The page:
Just heard the awful news, and I’m so very, very sorry. The loss of a parent to Donald Trump is a painful thing, but I’m writing to let you know that I’m here for you. We’re all here for you.
I wish I could hug you.
I’m sure you’re feeling a crazy mix of emotions right now, but remember that you will be okay again, that life goes on. Assuming, of course, that the fight to replace Scalia doesn’t burn down our entire democracy.
The hurt, the shock, the fear, the sadness, the anger. I understand, because I’ve gone through this too. I haven’t really talked about it, but my dad isn’t with us anymore; he too has crossed over to Donald Trump. He hid it from us for months and in the end, honestly, it was a relief to let him go.
So I’m speaking from experience here. You will be okay again.
You need to know — this isn’t your fault. It’s natural to wonder if you could have or should have done something. What if you’d sent him one more Times editorial, or one more link to Politifact? Or if you hadn’t talked about Bernie so much? Maybe if you’d just chuckled when he took a swipe at Hilary, let it pass instead of turning Thanksgiving into a screaming match and making your mom cry in the bathroom?
No. Stop now. This isn’t your fault, and now you need to focus on you.
You’re wondering Why? Why him, why you, why Donald Trump? Put those questions out of your mind. Your dad’s with Donald Trump now, and you know that means he wouldn’t want you talking about regrets or feelings, or facts, or any issues of actual consequence.
Lisa’s looking over my shoulder and wondering if you’re telling other people yet. We understand that this isn’t the sort of thing you announce on Facebook.
I’m sure that you’ve been doing the whole “Stages of Grief” thing. Everybody does, that’s normal. Denial is always first — maybe it was when you picked him up from the airport, the shocked silence when you realized his MAKE AMERICA GREAT hat wasn’t ironic. Or maybe you laughed at what you thought was an off-color joke about intimidating Putin — you know your dad, always the ham! Then the anger (oh, the anger), the depression, and the bargaining. I’d like to tell you that this is how it’s supposed to be and that everything will go back to normal soon, but I’m feeling the Bern.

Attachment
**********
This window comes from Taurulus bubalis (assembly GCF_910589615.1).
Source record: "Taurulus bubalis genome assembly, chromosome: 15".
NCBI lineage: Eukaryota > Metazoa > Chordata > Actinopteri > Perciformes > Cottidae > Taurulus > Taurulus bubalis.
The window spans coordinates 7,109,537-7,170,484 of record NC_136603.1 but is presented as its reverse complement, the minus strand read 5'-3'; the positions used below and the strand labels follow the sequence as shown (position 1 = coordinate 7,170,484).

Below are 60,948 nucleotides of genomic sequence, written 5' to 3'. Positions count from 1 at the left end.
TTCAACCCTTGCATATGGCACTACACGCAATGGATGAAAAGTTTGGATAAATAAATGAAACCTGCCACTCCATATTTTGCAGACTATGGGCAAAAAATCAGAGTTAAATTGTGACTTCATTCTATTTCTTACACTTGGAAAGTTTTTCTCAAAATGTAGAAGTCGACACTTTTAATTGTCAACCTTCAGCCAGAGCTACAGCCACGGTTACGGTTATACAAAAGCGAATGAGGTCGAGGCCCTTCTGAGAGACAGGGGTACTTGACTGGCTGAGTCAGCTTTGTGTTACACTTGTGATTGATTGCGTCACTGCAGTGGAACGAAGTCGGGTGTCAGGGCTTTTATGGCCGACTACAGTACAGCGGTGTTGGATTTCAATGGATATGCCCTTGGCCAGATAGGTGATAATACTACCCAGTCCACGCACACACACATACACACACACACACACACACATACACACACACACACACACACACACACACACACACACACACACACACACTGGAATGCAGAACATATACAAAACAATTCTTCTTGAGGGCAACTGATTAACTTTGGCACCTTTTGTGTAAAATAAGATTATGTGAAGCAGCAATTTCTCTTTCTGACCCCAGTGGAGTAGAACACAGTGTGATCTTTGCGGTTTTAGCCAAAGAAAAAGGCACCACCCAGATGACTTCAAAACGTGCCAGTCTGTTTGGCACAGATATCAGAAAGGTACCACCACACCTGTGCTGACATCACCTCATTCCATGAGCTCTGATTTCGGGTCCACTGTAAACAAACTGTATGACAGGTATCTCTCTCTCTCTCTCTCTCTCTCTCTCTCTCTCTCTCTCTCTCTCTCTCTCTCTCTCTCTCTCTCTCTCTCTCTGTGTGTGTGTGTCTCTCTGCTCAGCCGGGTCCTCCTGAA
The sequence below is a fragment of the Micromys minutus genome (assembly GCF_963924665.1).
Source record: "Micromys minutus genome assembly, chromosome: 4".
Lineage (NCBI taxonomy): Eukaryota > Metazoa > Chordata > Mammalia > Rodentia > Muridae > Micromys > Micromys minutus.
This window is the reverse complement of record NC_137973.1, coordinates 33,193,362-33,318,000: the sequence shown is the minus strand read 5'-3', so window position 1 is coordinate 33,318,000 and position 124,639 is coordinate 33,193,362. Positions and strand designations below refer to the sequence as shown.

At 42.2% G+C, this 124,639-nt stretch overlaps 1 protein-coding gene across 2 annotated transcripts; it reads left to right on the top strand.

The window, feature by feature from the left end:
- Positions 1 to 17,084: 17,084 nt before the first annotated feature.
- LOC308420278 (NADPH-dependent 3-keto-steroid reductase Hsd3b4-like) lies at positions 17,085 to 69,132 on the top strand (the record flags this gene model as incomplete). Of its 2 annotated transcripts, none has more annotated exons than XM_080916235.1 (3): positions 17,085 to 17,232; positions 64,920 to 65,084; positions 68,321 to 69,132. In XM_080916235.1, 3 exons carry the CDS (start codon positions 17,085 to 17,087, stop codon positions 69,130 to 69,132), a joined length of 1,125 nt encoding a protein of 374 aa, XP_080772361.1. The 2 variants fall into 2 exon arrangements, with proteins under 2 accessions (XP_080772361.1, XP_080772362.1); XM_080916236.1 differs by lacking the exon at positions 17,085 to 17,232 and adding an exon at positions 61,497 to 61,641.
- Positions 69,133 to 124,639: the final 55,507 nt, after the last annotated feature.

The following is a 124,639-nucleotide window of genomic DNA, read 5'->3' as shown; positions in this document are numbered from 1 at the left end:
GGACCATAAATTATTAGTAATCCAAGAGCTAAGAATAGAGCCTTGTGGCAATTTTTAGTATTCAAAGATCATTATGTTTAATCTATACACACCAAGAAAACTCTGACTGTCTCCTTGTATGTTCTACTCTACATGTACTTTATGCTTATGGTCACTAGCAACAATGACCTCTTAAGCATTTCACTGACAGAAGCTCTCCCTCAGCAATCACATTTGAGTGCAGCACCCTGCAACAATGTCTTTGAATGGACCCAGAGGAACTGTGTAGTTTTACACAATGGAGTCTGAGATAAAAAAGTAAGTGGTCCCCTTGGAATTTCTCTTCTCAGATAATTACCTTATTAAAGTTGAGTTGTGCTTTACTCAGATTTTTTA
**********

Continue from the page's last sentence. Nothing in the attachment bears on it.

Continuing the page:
Coming to terms with grief and loss is a part of any political process. This is going to take some time. At least until November.
I remember when my dad told me that he supported Donald Trump. He was getting older, and I’d noticed some odd comments about women, and America’s role in the world, and since when did he have opinions about Mexicans?… But I always assumed, when it was his time, he would succumb to either Rubio or Kasich-fever (which I’ve learned isn’t a thing). Neither choice would have been good news, but still.
It was a shock. I can’t remember if I cried. I might have vomited.
My dad was always a small child wandering the dark forest of the Internet. Had he read some grammatical atrocity or seen some heavily edited and misleading video clip? Had some grinning stranger offered him candy? Had he been struck in the head repeatedly with some kind of IQ-dropping head-striking thing? But if I’ve learned nothing else from Dad’s views, it’s that the past doesn’t matter. He’s with his Donald now, and he thinks he’s in a better place.
I’m sorry. I don’t mean to make this about me. Writing this is bringing up a lot of half-buried feelings, and my dad’s birthday is next week. I’ll have to talk to him on the phone.
Remember: there’s nothing you could have done. Your father was once a grown-up, and grown-ups get to make their own decisions with whatever nonsensical, poorly sourced reasons they want. Think about learning to ride a bike. About Sunday mornings when he’d read the funny pages to you. About prom photos and Disney World and that one time, in 2008, when he said that maybe, just maybe, Obama would do something wonderful. You both smiled. You’ll smile again.
Try to let him go. Try to let the pain go. I promise that in ten months, all of this horribleness will be finished or you’ll be job-hunting in Sweden.